We are not a normal place to work. We are committed to impact, the environment, and adventure. We expect the world from everyone who works with us because it’s the world we’re trying to save. This necessitates a high-performance culture that attracts the very best and pushes everyone further, faster, and harder to achieve more. For my part, I am increasingly spending time helping people manage energy levels and longevity as, the longer they are with us, the more they want to work. Because what we do matters.
Experience as a Risk Management Tool: We have a huge amount of experience identifying, measuring, and managing risk, especially in relation to environmental and land management.
Traditionally, risk is not well understood especially in the environment sector. In the public and charitable organisations, the culture and operating environment is often such that any form of risk is considered an immediate red flag to any type of project or investment. For example, many organisations wanting to acquire land at scale cannot do so if it includes certain ‘undesirable’ assets or features, meaning they either miss out on excellent acquisition opportunities or immediately have to dispose of potentially lucrative assets below market value.
From our perspective, the identification and management of risk have allowed us to secure some incredible assets below what we consider to be their true market value and natural capital potential. This includes taking on large-scale site clearance of potentially contaminated materials, assessing historic land use challenges including mining and mineral extraction, mitigating risks associated with access issues, legacy sporting rights, private water supplies, and every conceivable legal wrangling associated with historic land ownership and management.
We see risk as an opportunity. It provides wonderful information to make a more informed decision and our ability to manage risk has helped us redefine what was thought to be possible in conservation.
We’ve spent a lot of time learning to be comfortable with being uncomfortable and, as a result, where for others the identification of risk means stop, for us it means go if…
Building Relationships and Expansive Networks: One of our guiding principles when we began Oxygen Conservation was to be wonderfully easy to work with. This extends to professional partners, the public sector agents, and sellers themselves.
Buying and selling land can be difficult and often incredibly stressful for all involved. We’ve always tried and thankfully often succeeded in making this easier. As a result, we have developed positive relationships with everyone from whom we’ve purchased land from, including establishing a farming partnership with one family, buying multiple properties from another and remaining in regular correspondence with many others who subsequently return to visit the Estate they have sold after having moved on to new adventures.
As well as being the right thing to do, this is also hugely important in the management of historic risk, as it ensures we retain access to valuable information often only held by the families that have loved these places for many generations.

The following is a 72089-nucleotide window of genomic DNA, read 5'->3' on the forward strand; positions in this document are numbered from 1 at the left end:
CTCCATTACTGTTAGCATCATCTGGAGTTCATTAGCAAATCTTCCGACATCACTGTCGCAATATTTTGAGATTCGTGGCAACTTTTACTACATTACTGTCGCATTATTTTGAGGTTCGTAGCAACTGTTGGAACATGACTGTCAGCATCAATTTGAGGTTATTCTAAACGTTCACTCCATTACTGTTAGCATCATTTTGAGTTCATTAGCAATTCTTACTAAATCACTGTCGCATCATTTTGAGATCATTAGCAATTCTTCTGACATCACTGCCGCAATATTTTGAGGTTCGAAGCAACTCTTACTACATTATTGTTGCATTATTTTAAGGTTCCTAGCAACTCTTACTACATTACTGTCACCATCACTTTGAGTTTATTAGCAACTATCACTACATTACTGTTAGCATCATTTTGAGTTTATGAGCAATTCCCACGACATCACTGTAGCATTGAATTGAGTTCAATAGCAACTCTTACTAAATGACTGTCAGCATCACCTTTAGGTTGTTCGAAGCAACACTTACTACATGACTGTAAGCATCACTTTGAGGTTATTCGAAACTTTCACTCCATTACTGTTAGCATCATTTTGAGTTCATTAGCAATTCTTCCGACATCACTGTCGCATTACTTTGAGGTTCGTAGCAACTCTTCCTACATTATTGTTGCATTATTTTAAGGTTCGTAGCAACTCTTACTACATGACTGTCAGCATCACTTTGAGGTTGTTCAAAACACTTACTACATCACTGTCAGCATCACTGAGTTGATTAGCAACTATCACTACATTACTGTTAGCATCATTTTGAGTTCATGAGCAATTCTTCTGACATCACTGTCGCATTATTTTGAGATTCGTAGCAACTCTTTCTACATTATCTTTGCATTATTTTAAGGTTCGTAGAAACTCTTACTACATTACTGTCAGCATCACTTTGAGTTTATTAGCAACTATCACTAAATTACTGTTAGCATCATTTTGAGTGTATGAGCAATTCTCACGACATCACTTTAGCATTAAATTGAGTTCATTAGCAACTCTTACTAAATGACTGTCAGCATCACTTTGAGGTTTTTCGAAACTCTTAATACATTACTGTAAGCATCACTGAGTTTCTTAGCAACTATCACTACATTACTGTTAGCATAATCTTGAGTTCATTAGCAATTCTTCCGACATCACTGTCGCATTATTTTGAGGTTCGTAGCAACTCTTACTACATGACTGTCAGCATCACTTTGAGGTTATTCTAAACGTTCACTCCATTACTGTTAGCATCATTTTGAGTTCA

Similarly, the relationships and networks we have built with professional partners and experts not only mean we’re offered unique opportunities that others don’t have the chance to see but also that, when we encounter a unique risk or opportunity, we can quickly and easily access the information we need to quantify and manage that risk. This includes but certainly isn’t limited to, legal and tax advice, ground risk, building surveys, utilities (electricity, gas, and water), and independent assessment of property valuations.
An important way of working with these experts and advisors is our commitment to radical transparency. We’re open about our data, information, and questions such that the advice we receive is fully informed and therefore immediately applicable to our dynamic risk assessments, measurement, and mitigations.
If you’re thinking about large-scale land acquisition, especially for environmental improvement and restoration, you will need a wide network of amazing people.
We Say, “No Thank You” A Lot: People only see the yes’ and the celebrations of wonderful new acquisitions that add to our portfolio of Estates.
We say “no thank you” to so many sites at every stage of the process. We’ve declined sites before a visit, after a visit, after an offer, and, on one occasion only (fortunately!), during the due diligence processes. If its impact or economic viability falls below our measure of success, we go no further.
We invest in detailed due diligence at speed and, consequently, declining or exiting an acquisition process at any stage can come with significant cost, but we never progress an acquisition chasing sunk costs. Instead, we will always happily celebrate the abortive costs associated with successful due diligence if this means we avoid what would be a bad investment in the long run – capital preservation is a key principle of our approach and is absolutely vital to mobilising the investment needed to grow the natural capital economy.
The biggest risk…
Without a doubt, our biggest risk is inactivity. We’re very much aware of the real and perceived risk in our work and invest a huge amount of time, energy, and effort in understanding and managing that risk. We all, however, recognise that inactivity is the risk that we must manage above all others. If we continue exploiting the natural world in the way we do currently, there will be no future life on earth.